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Fourth Meeting of the Intergovernmental Negotiating Committee on Persistent Organic Pollutants (POPS-4)
Photos and RealAudio of 21 March
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Tuesday, 21 March:

After a brief morning Plenary to hear updates from working groups, the IAG continued consideration of technical assistance (Article J) and financial resources and mechanisms (Article K), and the NG discussed national implementation plans (Article E) opened debate on measures to reduce or eliminate releases (Article D).

Plenary:
Chair Maria Cristina Cardenas Fischer (Colombia), Chair of the Implementation Aspects Group, briefed Plenary on the working group's progress.
THE POPS CLUB: Jim Willis, Head of UNEP Chemicals, awarded certificates and pins to heads of delegations in recognition of their governments support for the POPs negotiation process. Awards were given to Japan, France, the Netherlands, Germany (above), Thailand (left) and the European Commission (below). The POPs negotiations are entirely financed by government donations.
Negotiating Group: Debate on Article D (Measures to Reduce or Eliminate Releases)
ARGENTINA called for clarification that the article was addressing unintentionally produced by-products
GREENPEACE INTERNATIONAL urged delegates to appreciate that �the future of the planet is in your hands.� He expressed alarm at those delegates who opposed elimination, and suggested that the comments, mainly from JUSCANZ, were based on political rather than technical considerations.
Paul Whylie, the delegate from JAMAICA, urged the Negotiation Group to set its sights on the ultimate elimination of by-product POPs. He recalled a lesson that his daughter had been taught at school: �the litte girl who says I can't, gets the bottom spot.� He noted that most delegates were able to attend this meeting as a direct result of the actions of those who had once said they would do the impossible - make man fly. He urged them not to miss an important opportunity to write history by failing to seize the possibility of agreeing to eliminate by-product POPs.
THAILAND emphasized difficulties in promoting control
measures without financial commitments, techniques and expertise.
Members of the US and Japanese delegations chatting over coffee and tea during a short recess.
NORWAY stressed that best available technologies be obligatory for all new major sources. He proposed text promoting the use of available substitute materials, products and techniques.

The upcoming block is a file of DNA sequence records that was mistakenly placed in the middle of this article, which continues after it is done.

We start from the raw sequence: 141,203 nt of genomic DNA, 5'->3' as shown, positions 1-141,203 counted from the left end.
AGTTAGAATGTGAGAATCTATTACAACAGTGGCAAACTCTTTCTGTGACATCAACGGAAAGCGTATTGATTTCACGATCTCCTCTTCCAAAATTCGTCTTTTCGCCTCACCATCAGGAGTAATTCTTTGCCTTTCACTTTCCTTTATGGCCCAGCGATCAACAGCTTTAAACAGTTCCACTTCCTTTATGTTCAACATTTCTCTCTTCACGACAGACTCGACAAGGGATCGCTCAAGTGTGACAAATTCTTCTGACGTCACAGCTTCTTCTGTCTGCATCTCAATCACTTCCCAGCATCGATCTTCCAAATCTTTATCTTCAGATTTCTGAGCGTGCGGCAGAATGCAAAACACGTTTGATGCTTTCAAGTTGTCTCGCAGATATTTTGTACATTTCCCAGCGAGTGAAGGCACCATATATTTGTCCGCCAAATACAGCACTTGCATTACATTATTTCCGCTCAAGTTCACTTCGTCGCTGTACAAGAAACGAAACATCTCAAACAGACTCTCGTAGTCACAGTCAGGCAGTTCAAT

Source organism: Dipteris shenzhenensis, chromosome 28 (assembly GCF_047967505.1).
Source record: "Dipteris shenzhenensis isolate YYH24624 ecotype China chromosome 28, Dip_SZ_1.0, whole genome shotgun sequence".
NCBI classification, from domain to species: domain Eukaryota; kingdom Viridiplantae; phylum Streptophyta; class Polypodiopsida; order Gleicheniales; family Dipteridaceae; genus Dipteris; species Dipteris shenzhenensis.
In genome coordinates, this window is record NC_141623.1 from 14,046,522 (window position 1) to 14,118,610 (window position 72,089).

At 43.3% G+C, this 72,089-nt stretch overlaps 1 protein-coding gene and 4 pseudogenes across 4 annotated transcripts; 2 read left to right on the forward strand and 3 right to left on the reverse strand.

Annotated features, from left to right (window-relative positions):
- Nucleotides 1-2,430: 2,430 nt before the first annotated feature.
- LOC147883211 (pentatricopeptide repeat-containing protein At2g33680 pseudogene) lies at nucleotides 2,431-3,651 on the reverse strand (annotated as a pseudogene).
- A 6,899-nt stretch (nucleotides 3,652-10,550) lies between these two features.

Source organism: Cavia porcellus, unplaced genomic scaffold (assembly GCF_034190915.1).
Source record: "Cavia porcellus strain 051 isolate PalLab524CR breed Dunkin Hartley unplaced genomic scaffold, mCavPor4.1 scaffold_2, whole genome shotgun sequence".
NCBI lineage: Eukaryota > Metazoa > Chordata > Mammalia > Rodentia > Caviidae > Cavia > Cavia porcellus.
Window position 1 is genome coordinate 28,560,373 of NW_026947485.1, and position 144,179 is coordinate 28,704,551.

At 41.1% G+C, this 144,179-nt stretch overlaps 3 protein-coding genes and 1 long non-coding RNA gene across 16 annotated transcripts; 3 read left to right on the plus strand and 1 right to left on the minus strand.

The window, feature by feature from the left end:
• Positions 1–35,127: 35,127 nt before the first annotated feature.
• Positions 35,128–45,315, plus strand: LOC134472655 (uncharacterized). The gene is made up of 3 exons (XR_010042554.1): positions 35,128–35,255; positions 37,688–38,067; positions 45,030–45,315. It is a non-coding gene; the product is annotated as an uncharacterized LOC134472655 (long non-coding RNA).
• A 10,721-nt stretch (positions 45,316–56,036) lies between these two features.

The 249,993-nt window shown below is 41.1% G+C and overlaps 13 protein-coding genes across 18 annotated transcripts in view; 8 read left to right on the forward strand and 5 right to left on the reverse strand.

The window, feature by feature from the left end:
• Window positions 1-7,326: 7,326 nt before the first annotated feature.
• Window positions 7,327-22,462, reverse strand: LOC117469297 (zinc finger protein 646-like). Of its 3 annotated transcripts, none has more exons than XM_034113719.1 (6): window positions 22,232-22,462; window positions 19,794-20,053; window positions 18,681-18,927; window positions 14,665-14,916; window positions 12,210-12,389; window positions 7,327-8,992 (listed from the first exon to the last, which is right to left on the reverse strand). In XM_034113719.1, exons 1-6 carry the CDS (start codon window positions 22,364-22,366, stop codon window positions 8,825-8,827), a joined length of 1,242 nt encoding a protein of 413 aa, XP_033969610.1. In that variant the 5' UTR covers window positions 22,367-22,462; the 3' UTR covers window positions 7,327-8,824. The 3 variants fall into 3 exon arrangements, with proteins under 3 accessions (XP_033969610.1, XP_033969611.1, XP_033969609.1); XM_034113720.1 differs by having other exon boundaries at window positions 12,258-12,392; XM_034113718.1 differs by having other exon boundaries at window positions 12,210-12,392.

The EU emphasized that the text should reflect a long-term political commitment to the �elimination� of by-products, arguing that elimination is not the same as reduction to zero.
The US noted that inclusion of elimination language might limit addition of other by-products to the related Annex C on chemicals subject to release reporting and release reduction or elimination measures. The US proposed including reference to elimination in the preamble and objective.
Chair Buccini established a contact group, chaired by Halldor Thorgeirsson (Iceland, pictured here), to address, inter alia: bracketed chapeau language regarding elimination; proposals by the EU, Norway and Nigeria on substitute materials; the provision related to national action plans; the concept of anthropogenic sources; and Annex C.

Side-Event: Joint UNEP/GEF Presentation
The United Nations Environmental Programme and the Global Environmental Facility held a lunch-time side-event to inform INC participants on their joint activities. Andrea Merla, GEF Secretariat (below, second from the left), desribed the different types of projects that make up the GEF Portfolio on Persistant Toxic Substances (PTS).
Dr. Bo Wahlstrom, UNEP Chemicals (second from the right), presented the GEF's upcoming Regionally Based Assessment of PTS, a 2-year, US$5 million project. Fatoumata Ouane, UNEP Chemicals (far right), outlined the National Management Needs Assessment for PTS, a project still in the development stage.
Side-Event: US delegation consultation with NGOs and Industry
The US delegation held an informal consultation with American NGOs and industry representatives. The closed session's purpose was to seek input from the invitees and to clarify the US position.

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